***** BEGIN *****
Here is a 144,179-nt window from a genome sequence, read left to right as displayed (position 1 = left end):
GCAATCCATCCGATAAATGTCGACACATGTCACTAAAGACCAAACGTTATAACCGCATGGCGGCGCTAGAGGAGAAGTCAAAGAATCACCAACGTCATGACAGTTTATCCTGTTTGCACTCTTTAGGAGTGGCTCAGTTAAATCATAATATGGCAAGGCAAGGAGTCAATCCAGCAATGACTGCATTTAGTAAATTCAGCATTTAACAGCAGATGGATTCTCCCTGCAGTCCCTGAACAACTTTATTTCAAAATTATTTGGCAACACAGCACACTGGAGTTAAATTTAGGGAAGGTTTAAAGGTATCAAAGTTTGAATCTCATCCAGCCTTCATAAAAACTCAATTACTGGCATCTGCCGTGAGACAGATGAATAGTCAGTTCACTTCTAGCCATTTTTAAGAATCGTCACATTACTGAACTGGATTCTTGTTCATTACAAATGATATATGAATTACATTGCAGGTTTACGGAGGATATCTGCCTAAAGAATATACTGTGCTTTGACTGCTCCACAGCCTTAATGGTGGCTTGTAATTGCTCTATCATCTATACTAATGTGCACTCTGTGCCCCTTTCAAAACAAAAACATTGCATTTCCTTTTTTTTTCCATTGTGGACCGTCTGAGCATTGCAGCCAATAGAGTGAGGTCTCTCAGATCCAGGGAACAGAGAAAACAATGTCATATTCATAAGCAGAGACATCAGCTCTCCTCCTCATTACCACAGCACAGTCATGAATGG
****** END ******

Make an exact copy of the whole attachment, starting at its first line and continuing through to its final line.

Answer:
Here is a 144,179-nt window from a genome sequence, read left to right as displayed (position 1 = left end):
GCAATCCATCCGATAAATGTCGACACATGTCACTAAAGACCAAACGTTATAACCGCATGGCGGCGCTAGAGGAGAAGTCAAAGAATCACCAACGTCATGACAGTTTATCCTGTTTGCACTCTTTAGGAGTGGCTCAGTTAAATCATAATATGGCAAGGCAAGGAGTCAATCCAGCAATGACTGCATTTAGTAAATTCAGCATTTAACAGCAGATGGATTCTCCCTGCAGTCCCTGAACAACTTTATTTCAAAATTATTTGGCAACACAGCACACTGGAGTTAAATTTAGGGAAGGTTTAAAGGTATCAAAGTTTGAATCTCATCCAGCCTTCATAAAAACTCAATTACTGGCATCTGCCGTGAGACAGATGAATAGTCAGTTCACTTCTAGCCATTTTTAAGAATCGTCACATTACTGAACTGGATTCTTGTTCATTACAAATGATATATGAATTACATTGCAGGTTTACGGAGGATATCTGCCTAAAGAATATACTGTGCTTTGACTGCTCCACAGCCTTAATGGTGGCTTGTAATTGCTCTATCATCTATACTAATGTGCACTCTGTGCCCCTTTCAAAACAAAAACATTGCATTTCCTTTTTTTTTCCATTGTGGACCGTCTGAGCATTGCAGCCAATAGAGTGAGGTCTCTCAGATCCAGGGAACAGAGAAAACAATGTCATATTCATAAGCAGAGACATCAGCTCTCCTCCTCATTACCACAGCACAGTCATGAATGG